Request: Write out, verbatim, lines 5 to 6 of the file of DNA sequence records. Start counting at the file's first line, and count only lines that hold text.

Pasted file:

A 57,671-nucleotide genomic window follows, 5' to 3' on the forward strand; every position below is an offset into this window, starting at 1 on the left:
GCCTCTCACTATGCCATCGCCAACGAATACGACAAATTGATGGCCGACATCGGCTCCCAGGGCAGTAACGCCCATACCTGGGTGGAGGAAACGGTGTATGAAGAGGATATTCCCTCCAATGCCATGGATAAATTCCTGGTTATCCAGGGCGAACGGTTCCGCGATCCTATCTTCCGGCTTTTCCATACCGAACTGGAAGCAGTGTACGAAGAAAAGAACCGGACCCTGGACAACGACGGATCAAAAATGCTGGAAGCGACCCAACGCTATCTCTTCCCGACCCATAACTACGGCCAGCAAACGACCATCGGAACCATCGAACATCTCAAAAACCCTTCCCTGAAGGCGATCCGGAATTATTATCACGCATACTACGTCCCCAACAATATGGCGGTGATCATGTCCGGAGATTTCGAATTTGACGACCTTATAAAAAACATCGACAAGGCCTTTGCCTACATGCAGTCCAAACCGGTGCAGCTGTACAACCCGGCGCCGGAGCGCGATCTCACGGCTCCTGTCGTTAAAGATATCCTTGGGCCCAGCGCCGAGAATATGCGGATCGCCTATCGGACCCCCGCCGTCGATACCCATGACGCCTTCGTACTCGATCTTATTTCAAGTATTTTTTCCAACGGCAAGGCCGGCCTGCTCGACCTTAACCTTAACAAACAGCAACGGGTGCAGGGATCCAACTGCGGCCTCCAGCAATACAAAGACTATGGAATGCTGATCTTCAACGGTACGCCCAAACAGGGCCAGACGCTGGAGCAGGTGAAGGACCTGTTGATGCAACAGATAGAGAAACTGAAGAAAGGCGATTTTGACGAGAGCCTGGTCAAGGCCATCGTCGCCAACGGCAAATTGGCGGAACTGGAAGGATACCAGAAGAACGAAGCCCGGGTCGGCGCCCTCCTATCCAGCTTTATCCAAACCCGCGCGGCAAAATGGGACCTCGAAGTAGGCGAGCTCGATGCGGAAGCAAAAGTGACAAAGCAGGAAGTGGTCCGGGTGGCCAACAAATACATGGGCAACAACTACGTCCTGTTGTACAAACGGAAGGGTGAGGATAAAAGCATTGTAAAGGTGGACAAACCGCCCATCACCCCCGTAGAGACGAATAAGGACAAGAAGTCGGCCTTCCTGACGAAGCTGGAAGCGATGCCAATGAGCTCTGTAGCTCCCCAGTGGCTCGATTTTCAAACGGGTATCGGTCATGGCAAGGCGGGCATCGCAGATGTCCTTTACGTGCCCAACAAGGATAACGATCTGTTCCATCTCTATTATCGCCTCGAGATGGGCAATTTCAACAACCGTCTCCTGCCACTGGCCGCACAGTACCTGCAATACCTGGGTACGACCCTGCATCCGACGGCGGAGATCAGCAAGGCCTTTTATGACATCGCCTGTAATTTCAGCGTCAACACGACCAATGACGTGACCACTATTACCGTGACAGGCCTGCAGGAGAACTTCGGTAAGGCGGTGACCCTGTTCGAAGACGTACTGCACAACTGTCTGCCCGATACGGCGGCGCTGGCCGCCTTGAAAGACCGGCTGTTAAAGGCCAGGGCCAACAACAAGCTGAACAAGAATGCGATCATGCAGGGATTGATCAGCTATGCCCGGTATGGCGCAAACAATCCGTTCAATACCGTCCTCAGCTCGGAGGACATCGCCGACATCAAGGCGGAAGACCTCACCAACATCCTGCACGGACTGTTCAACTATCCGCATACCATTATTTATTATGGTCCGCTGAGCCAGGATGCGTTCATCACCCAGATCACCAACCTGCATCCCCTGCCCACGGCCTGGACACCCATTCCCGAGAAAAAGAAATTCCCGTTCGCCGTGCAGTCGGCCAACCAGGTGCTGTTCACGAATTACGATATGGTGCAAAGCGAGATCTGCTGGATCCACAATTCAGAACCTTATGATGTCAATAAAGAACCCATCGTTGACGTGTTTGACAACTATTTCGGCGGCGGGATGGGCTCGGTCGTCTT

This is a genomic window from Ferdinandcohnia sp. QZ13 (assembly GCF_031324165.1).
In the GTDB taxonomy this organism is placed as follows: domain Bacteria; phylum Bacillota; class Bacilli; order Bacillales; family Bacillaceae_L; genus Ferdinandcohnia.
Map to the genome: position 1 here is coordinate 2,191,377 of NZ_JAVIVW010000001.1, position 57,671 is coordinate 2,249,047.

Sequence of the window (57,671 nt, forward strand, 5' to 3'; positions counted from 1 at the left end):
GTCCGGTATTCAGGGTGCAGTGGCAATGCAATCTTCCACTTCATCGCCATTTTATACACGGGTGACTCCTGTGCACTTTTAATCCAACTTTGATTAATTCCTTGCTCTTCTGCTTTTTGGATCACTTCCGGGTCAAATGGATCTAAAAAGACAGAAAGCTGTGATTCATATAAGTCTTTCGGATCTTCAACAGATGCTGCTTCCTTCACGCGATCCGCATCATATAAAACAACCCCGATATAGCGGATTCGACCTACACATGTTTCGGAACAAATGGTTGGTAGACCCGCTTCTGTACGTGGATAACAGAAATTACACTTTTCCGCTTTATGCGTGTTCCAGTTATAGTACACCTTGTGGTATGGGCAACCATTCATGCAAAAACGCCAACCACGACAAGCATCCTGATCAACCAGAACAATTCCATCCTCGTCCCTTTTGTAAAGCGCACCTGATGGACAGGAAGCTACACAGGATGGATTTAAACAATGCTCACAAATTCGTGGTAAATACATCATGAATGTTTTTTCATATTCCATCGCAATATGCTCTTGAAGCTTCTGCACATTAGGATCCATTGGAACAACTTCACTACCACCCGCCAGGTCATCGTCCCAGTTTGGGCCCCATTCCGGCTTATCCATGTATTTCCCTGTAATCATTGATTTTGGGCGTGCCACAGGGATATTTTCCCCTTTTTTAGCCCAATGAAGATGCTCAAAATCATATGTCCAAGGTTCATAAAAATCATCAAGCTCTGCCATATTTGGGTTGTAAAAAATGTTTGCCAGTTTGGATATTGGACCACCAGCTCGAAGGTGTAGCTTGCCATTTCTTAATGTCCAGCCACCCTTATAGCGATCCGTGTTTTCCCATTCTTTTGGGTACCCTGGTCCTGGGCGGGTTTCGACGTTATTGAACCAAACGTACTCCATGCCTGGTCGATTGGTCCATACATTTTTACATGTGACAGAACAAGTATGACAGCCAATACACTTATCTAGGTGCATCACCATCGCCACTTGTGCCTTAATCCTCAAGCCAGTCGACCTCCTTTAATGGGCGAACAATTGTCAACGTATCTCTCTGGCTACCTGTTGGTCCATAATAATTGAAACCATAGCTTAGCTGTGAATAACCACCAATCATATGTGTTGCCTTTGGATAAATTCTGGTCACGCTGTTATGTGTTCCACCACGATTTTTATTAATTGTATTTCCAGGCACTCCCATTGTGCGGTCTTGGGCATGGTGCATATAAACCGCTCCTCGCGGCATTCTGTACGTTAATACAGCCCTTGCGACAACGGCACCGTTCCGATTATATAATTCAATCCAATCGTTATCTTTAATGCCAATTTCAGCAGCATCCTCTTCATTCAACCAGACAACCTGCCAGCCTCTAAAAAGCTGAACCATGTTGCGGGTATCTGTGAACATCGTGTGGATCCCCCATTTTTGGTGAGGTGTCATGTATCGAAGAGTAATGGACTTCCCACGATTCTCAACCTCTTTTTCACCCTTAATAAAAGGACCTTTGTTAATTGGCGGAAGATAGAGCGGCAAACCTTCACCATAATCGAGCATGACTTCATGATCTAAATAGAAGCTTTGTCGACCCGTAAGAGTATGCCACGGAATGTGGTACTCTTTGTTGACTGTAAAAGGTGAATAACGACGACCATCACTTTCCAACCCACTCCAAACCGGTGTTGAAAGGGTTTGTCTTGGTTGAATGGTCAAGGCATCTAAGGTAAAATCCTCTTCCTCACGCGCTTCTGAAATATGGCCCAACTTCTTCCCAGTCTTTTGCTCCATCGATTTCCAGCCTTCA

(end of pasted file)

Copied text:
Map to the genome: position 1 here is coordinate 2,191,377 of NZ_JAVIVW010000001.1, position 57,671 is coordinate 2,249,047.

Sequence of the window (57,671 nt, forward strand, 5' to 3'; positions counted from 1 at the left end):